Not to forget the desktop brokers which help user to find their desktops/apps and help admins to manage both desktops and users. (Yes, I know that some desktop brokers can do even more) Microsoft has a broker solution integrated into System Center, Citrix has XenDesktop, Quest/Provision has VAS, VMware has... well, I could go on for a while with some name dropping. The most important fact is that generally speaking desktop brokers are pretty much independent of the hypervisor hosting the desktop OSes. So sure XenDesktop will support the most important hypervisors, which are provided by VMware, Citrix/Xen and Microsoft.

Now, to make a very long story short: We are talking about different layers of a complete technology stack, and both Microsoft and Citrix happen to own products that belong to one or the other layer. On a higher layer you always want to support all products on lower layers in order to generate more business. Hypervisors are the lowest layer, they are to become a commodity and vendors will give them away for (almost) free. It's a bit like the cell phone market. You can buy the hardware for $1 if you sign a mobile phone contract

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For pure server virtualization situations, XenServer will be ahead of Hyper-V for some time.  For example, live migration of VM's across physical server is something many customers want.  XenServer has had this since mid 2007, and Hyper-V won't have this until 2009 (at the earliest).  This gives Citrix about 2 year lead on Microsoft for a key feature customers want.  XenServer will add other important features prior to Hyper-V shipping, like automatic failover/high availbility.

Citrix simply needs to stay ahead of Microsoft--just like with ICA and RDP which they've done well for over 10 years.  As soon as Citrix doesn't have a lead over Microsoft in one particular area, they'll just leverage what Microsoft has and find other areas to add on top.  With open source technology as the basis for XenServer, I think Citrix will do just fine keeping a healthy lead over Microsoft.  Requiring Windows Server 2008 in the parent partition of Hyper-V really slows Microsoft down from a development and market acceptance standpoint.  Keep in mind that they are still at least 6 months from shipping v1.0.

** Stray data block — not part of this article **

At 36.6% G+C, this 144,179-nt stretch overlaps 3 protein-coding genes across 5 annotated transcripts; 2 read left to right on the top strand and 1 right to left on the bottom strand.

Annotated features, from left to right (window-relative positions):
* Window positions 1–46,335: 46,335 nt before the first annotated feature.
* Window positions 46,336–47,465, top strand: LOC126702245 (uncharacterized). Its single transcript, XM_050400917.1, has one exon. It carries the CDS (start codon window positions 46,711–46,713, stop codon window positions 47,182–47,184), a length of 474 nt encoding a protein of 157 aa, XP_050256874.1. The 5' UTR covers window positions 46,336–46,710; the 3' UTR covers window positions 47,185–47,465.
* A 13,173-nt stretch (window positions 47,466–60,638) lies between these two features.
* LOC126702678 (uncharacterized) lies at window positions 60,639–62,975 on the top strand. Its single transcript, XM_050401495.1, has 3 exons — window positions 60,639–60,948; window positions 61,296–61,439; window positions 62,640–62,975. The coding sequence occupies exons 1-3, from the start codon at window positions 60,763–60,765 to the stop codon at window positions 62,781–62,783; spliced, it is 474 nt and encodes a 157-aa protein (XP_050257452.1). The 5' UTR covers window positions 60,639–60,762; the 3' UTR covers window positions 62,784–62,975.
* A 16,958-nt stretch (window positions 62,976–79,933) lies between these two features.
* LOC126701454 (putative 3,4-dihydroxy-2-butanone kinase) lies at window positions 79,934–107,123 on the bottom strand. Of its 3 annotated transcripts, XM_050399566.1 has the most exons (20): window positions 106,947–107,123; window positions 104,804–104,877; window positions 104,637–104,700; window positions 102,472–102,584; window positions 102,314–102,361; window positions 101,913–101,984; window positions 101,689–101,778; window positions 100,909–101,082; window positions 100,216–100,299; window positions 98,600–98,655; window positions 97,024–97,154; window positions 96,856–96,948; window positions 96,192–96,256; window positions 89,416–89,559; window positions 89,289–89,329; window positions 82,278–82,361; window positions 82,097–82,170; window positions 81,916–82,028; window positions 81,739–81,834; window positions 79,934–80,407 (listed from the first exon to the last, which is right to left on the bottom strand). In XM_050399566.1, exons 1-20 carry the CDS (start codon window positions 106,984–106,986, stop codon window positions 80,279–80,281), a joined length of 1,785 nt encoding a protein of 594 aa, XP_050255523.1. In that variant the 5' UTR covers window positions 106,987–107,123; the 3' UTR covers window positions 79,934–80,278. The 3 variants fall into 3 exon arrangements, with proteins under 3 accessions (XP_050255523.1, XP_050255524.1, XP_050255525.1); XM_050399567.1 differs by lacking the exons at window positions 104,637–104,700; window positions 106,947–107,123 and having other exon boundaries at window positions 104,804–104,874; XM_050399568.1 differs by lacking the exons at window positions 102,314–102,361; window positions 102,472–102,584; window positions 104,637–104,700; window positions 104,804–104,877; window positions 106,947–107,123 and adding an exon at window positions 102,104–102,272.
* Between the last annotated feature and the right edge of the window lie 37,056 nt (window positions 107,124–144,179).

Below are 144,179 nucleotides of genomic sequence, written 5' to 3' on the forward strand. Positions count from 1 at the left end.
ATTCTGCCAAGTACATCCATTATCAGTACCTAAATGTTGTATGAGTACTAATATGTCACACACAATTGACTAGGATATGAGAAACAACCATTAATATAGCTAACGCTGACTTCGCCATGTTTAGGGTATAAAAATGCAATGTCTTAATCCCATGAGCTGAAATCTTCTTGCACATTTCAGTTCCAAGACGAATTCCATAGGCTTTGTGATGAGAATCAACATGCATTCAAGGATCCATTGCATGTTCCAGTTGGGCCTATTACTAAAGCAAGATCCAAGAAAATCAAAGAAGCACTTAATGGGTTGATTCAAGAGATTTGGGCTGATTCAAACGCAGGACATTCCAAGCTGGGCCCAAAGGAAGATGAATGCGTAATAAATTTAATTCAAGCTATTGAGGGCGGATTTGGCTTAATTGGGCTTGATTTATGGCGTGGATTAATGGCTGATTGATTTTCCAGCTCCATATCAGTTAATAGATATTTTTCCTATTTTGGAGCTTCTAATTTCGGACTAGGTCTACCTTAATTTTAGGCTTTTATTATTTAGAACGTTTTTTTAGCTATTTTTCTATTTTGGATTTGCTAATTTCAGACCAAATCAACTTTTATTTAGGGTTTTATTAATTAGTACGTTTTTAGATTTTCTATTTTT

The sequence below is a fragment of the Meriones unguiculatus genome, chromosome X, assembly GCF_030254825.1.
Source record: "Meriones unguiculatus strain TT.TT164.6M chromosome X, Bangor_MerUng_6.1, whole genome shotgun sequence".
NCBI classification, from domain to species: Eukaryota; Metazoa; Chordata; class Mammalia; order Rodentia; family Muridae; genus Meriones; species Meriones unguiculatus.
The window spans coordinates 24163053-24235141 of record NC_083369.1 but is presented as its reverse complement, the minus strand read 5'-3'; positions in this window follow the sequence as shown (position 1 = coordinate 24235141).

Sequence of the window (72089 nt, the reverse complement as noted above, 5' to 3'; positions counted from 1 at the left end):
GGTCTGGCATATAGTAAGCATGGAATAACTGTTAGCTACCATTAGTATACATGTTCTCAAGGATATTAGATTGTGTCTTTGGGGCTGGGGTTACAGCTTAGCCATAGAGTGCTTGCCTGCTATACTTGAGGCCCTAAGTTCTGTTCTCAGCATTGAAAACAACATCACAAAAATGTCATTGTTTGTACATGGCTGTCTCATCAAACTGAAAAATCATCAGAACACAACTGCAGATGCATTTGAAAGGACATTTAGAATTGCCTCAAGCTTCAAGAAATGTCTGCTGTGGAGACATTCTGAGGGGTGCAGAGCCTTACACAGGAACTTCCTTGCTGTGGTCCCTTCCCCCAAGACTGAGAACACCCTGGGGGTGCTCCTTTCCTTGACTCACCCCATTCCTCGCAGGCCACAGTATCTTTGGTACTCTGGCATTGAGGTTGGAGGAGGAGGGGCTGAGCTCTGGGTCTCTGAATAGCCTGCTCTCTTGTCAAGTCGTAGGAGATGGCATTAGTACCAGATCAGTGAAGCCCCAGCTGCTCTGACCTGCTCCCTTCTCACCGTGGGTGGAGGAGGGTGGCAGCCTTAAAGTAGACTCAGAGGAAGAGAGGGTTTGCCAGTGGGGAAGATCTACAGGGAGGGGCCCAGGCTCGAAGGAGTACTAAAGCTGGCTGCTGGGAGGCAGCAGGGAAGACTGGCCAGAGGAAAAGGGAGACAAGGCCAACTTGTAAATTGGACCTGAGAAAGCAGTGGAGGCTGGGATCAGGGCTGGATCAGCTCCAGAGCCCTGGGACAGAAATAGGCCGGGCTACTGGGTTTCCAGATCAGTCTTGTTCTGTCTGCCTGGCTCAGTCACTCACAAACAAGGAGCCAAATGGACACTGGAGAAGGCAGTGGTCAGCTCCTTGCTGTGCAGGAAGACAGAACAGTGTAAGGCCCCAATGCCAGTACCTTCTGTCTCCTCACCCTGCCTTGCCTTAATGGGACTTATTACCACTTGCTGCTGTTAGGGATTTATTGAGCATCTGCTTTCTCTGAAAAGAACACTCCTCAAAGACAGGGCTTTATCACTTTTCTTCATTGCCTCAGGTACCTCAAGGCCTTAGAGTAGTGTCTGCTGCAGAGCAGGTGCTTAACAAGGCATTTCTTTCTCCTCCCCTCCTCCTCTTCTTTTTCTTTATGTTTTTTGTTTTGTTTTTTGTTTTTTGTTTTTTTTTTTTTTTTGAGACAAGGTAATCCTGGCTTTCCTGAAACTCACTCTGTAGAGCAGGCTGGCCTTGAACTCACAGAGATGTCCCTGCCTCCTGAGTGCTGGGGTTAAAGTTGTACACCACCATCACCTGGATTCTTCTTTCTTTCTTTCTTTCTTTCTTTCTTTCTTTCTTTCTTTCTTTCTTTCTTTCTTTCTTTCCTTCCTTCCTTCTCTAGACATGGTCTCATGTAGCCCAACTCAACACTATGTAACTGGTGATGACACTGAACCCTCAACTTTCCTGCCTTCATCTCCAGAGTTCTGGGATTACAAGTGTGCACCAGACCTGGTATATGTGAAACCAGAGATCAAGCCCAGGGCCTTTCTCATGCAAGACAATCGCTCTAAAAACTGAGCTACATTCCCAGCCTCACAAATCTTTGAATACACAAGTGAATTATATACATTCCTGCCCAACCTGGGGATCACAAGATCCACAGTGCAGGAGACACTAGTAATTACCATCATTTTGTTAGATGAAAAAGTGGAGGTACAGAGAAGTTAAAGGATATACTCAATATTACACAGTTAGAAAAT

What both Microsoft and Citrix really want to see in 5-10 years is that Hyper-V is the #1 hypervisor and XenServer is #2.  Broad adoption of server virtualization benefits sales of Windows Server because it reduces the hardware "tax" involved, so Microsoft doesn't care if there is a healthy #2 vendor in this space (as long as it is a company the trust and have some influence over like Citrix).  VMware's possible error was trying to take on Microsoft directly and become an "operating system" vendor.   The announcements this week are one step along the way towards turning VMware into this decade's Novell.

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over 24 months. So only higher-layer products or services are used to make money. And MS and Citrix obviously decided to join forces to leave a growing footprint in this market, simple as that. If they are lucky it's of mutual benefit for both.

Final remark: I don' t see ANY vendor that can deliver the ultimate and complete solution alone. Citrix seems to have invested US$500M to eriously belong to the top 5 vendors in this market

Benny